“Iraq’s ability to obtain WMD will be influenced, in part, by the degree to which the UN Security Council can impede development or procurement over the next 15 years. Under some scenarios, Iraq could test an ICBM capable of delivering nuclear-sized payloads to the United States before 2015; foreign assistance would affect the capabilities of the missile and the time it became available. Iraq could also develop a nuclear weapon during this period.”
The later invasion of Iraq in 2003 would find that an active WMD program did not exist.
“Iran sees its short- and medium-range missiles as deterrents, as force-multiplying weapons of war, primarily with conventional warheads, and as options for delivering biological, chemical, and eventually nuclear weapons. Iran could test an IRBM or land attack cruise missile by 2004 and perhaps even an ICBM or space launch vehicle as early as 2001.”
Even with heavy international sanctions, Iran has been testing a variety of missiles for the better part of the decade. Setting aside the recent diplomatic breakthrough on Iran’s nuclear weapons program, the International Institute for Strategic Studies said in November 2013 that the development of the country’s ICBMs were becoming a “distant prospect. “
Though North Korea’s recent hack of Sony’s servers is dominating the headlines, a bigger worry has long been the reclusive country’s ongoing nuclear weapons program.
“A unified Korea with a significant US military presence may become a regional military power. For the next 10 to 15 years, however, knowledgeable observers suggest that the process of unification will consume South Korea’s energies and resources. Absent unification, North Korea’s WMD capabilities will continue to cloud regional stability. P’yongyang probably has one, possibly two, nuclear weapons. It has developed medium range missiles for years and has tested a three stage space launch vehicle. P’yonyang may improve the accuracy, range, and payload capabilities of its Taepo Dong-2 ICBM, deploy variants, or develop more capable systems. North Korea could have a few to several Taepo Dong-2 type missiles deployed by 2005.”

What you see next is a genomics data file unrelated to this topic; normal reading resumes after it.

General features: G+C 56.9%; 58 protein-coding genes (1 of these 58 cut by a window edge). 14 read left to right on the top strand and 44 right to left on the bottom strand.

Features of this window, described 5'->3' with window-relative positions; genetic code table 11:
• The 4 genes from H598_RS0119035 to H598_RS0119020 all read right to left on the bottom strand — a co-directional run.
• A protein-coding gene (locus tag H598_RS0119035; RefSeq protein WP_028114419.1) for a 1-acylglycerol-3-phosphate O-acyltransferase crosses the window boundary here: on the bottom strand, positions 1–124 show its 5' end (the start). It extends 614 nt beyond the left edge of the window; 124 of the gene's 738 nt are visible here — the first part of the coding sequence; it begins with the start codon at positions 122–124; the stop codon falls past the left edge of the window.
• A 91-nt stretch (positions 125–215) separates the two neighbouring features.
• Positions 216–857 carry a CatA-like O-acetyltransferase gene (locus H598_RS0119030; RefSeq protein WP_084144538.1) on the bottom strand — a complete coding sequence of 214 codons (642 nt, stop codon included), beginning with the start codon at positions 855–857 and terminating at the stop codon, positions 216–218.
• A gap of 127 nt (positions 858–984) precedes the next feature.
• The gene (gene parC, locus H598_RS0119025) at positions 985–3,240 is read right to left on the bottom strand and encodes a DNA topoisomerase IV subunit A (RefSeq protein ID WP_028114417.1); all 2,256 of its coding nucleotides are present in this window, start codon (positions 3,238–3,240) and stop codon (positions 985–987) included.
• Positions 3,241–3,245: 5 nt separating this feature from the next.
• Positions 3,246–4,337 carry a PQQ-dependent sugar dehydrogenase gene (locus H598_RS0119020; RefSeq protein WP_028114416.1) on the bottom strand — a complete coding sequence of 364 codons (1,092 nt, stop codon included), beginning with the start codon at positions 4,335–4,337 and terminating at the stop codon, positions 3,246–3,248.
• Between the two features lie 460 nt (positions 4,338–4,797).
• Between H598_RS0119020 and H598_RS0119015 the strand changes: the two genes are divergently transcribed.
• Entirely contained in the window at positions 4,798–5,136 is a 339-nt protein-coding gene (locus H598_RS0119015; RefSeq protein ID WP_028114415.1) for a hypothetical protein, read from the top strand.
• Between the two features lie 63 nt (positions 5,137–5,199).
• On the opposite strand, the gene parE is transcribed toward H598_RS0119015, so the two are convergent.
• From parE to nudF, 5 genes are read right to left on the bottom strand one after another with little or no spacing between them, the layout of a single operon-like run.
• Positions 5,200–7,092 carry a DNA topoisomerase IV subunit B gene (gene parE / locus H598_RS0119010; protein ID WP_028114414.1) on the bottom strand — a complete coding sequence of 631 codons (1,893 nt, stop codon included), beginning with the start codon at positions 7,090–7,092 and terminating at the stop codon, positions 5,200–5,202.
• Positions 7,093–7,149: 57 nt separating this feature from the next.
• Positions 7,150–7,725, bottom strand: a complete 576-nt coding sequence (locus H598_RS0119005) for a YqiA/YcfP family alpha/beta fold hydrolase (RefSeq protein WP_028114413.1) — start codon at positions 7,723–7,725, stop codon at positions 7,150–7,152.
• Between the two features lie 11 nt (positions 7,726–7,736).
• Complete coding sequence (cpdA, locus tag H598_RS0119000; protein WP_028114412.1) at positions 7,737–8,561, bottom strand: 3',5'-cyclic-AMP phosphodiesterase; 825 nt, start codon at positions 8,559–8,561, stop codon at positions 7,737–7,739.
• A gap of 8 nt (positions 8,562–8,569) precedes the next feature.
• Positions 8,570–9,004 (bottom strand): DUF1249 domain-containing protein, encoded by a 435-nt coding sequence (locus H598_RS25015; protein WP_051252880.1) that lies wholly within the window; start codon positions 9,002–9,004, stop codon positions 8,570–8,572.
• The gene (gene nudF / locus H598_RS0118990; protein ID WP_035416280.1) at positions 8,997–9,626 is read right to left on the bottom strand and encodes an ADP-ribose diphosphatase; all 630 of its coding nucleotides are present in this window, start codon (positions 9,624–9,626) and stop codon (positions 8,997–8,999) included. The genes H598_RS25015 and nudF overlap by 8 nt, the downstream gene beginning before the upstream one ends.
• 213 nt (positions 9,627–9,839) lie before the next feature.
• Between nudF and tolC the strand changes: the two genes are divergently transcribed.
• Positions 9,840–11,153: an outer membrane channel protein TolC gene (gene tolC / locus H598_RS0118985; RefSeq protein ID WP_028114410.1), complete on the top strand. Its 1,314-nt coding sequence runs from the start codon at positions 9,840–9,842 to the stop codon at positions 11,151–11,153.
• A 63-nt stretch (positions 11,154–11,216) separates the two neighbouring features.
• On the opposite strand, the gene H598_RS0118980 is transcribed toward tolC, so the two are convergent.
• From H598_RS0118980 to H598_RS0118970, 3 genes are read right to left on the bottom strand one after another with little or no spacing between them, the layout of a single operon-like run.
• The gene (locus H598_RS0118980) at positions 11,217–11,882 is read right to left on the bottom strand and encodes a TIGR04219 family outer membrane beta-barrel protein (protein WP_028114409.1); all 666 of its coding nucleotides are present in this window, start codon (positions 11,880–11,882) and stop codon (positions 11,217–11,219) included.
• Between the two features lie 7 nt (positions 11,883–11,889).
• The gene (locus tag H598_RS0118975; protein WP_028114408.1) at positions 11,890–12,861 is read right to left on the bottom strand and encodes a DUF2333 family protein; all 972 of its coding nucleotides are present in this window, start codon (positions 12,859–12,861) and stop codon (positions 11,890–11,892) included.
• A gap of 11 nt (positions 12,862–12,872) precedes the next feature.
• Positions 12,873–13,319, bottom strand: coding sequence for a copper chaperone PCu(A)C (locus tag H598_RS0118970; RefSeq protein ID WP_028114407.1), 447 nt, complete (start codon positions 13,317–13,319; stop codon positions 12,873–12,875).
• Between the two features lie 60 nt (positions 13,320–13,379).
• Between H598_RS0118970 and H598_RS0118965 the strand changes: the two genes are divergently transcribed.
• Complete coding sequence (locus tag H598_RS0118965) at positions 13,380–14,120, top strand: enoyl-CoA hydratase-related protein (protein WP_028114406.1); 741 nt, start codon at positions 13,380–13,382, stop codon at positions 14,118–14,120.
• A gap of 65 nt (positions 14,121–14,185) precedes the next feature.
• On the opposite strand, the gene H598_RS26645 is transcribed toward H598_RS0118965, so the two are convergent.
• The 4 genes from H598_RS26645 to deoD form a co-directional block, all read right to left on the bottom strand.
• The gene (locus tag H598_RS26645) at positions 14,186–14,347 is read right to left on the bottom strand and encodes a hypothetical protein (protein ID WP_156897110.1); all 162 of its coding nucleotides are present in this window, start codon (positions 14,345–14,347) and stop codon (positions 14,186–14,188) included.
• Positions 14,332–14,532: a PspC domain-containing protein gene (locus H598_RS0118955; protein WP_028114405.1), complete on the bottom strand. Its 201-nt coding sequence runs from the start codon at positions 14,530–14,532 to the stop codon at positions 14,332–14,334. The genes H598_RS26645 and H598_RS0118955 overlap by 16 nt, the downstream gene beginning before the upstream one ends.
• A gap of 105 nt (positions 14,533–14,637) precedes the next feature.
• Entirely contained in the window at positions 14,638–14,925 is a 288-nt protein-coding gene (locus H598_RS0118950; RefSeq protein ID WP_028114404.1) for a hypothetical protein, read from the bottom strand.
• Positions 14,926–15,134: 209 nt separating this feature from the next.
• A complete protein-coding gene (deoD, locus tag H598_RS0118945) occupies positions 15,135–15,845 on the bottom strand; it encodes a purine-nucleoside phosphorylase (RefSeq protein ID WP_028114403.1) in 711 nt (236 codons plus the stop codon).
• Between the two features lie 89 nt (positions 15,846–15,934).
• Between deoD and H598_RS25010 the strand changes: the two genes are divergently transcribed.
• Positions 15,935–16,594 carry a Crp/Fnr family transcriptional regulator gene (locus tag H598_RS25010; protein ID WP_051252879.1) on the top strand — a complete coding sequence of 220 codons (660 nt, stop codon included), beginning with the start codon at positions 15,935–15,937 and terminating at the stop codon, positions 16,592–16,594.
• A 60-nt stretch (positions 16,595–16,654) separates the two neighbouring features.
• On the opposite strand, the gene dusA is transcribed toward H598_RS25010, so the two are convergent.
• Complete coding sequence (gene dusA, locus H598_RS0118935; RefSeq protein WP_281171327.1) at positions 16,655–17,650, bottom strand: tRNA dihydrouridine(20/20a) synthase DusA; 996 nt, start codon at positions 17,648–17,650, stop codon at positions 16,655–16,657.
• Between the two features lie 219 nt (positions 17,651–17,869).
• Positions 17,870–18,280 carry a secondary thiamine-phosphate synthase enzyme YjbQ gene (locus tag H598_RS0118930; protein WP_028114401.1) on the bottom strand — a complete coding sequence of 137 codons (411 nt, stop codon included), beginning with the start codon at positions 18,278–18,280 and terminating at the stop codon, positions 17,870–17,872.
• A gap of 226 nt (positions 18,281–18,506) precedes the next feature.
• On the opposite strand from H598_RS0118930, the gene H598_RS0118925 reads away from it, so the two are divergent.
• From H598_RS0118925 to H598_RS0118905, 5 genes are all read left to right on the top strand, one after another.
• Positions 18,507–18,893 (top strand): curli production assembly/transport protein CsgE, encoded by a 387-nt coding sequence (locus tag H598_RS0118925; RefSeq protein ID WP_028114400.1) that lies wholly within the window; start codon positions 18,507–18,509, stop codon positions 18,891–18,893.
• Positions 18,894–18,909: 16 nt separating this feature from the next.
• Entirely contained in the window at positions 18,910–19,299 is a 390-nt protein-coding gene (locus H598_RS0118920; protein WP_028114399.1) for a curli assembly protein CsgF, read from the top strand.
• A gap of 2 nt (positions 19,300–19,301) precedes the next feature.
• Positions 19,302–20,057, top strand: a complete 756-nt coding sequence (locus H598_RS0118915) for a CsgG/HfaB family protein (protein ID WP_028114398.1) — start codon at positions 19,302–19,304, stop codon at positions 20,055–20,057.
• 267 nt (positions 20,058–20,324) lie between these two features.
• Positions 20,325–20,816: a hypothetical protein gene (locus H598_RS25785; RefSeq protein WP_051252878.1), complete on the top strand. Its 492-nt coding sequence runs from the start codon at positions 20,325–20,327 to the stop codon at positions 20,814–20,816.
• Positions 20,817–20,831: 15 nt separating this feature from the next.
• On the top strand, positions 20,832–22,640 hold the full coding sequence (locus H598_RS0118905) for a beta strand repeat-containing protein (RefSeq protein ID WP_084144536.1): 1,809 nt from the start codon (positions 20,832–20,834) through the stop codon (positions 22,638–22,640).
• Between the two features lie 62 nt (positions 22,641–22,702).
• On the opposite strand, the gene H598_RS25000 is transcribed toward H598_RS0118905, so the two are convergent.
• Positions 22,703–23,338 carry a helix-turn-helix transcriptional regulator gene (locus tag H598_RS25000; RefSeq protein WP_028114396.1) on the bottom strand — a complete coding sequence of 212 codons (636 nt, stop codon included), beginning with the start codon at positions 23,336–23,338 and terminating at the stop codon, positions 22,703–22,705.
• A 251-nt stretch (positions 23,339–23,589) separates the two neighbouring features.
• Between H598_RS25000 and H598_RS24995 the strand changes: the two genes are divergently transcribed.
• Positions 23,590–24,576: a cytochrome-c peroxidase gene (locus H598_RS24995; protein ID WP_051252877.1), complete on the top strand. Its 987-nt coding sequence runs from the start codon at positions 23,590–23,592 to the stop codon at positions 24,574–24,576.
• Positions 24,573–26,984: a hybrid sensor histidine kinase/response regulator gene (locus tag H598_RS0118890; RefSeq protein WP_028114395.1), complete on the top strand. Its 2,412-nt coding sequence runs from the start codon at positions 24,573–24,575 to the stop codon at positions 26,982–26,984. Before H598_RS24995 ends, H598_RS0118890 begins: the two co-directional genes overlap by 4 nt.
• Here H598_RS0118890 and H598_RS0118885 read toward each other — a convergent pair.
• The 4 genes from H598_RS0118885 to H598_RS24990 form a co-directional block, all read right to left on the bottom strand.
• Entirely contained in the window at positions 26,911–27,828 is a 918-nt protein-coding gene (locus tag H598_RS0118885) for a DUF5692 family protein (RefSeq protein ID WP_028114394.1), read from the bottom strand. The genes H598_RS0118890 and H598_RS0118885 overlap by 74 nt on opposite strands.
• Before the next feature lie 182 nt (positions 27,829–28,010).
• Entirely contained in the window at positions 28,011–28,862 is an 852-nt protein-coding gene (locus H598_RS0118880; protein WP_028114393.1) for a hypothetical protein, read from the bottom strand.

“One of the hardest things to do in these reports is to merge technological change and geopolitical trends,” Gordon said. It’s no surprise that U.S. computer networks are becoming a bigger target for states and non-state actors alike. In 2000, the question wasn’t if an attack would happen, but when:
“Increasing reliance on computer networks is making critical US infrastructures more attractive as targets. Computer network operations today offer new options for attacking the United States within its traditional continental sanctuary—potentially anonymously and with selective effects. Nevertheless, we do not know how quickly or effectively such adversaries as terrorists or disaffected states will develop the tradecraft to use cyber warfare tools and technology, or, in fact, whether cyber warfare will ever evolve into a decisive combat arm.”
There were also concerns that adversaries would use high-tech weapons against U.S. forces abroad:
“In addition to threatening the U.S. national infrastructure, adversaries will seek to attack U.S. military capabilities through electronic warfare, psychological operations, denial and deception and the use of new technologies such as directed energy weapons or electromagnetic pulse weapons. The primary purpose would be to deny U.S. forces information superiority, to prevent U.S. weapons from working and to undermine U.S. domestic support for U.S. actions.”
No adversary has used directed energy weapons yet against the U.S. military, but that doesn’t mean development in this area has stopped.